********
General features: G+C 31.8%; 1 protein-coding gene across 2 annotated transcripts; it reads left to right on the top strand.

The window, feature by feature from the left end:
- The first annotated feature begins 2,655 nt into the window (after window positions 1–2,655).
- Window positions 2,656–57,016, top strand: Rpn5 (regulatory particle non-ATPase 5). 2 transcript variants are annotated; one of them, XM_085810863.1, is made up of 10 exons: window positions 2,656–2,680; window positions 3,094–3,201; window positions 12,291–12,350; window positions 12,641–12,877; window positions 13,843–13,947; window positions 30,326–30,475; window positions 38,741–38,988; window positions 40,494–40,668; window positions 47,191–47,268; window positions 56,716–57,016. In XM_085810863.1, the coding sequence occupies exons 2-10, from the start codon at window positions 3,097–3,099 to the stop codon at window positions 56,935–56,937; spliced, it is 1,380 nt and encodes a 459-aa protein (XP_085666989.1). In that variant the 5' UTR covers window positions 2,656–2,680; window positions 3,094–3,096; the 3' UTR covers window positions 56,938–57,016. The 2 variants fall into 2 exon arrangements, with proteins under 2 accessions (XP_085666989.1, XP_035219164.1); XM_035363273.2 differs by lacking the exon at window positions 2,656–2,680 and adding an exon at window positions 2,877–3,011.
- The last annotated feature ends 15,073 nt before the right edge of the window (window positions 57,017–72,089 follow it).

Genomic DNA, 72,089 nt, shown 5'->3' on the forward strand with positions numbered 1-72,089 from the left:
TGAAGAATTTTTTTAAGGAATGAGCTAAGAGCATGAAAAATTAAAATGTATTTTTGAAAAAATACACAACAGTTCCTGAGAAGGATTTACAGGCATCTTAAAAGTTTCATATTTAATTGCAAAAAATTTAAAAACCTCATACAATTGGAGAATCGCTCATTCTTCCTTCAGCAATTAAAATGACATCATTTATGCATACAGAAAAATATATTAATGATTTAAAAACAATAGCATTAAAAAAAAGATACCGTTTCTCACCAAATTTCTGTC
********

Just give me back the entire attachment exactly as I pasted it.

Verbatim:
General features: G+C 31.8%; 1 protein-coding gene across 2 annotated transcripts; it reads left to right on the top strand.

The window, feature by feature from the left end:
- The first annotated feature begins 2,655 nt into the window (after window positions 1–2,655).
- Window positions 2,656–57,016, top strand: Rpn5 (regulatory particle non-ATPase 5). 2 transcript variants are annotated; one of them, XM_085810863.1, is made up of 10 exons: window positions 2,656–2,680; window positions 3,094–3,201; window positions 12,291–12,350; window positions 12,641–12,877; window positions 13,843–13,947; window positions 30,326–30,475; window positions 38,741–38,988; window positions 40,494–40,668; window positions 47,191–47,268; window positions 56,716–57,016. In XM_085810863.1, the coding sequence occupies exons 2-10, from the start codon at window positions 3,097–3,099 to the stop codon at window positions 56,935–56,937; spliced, it is 1,380 nt and encodes a 459-aa protein (XP_085666989.1). In that variant the 5' UTR covers window positions 2,656–2,680; window positions 3,094–3,096; the 3' UTR covers window positions 56,938–57,016. The 2 variants fall into 2 exon arrangements, with proteins under 2 accessions (XP_085666989.1, XP_035219164.1); XM_035363273.2 differs by lacking the exon at window positions 2,656–2,680 and adding an exon at window positions 2,877–3,011.
- The last annotated feature ends 15,073 nt before the right edge of the window (window positions 57,017–72,089 follow it).

Genomic DNA, 72,089 nt, shown 5'->3' on the forward strand with positions numbered 1-72,089 from the left:
TGAAGAATTTTTTTAAGGAATGAGCTAAGAGCATGAAAAATTAAAATGTATTTTTGAAAAAATACACAACAGTTCCTGAGAAGGATTTACAGGCATCTTAAAAGTTTCATATTTAATTGCAAAAAATTTAAAAACCTCATACAATTGGAGAATCGCTCATTCTTCCTTCAGCAATTAAAATGACATCATTTATGCATACAGAAAAATATATTAATGATTTAAAAACAATAGCATTAAAAAAAAGATACCGTTTCTCACCAAATTTCTGTC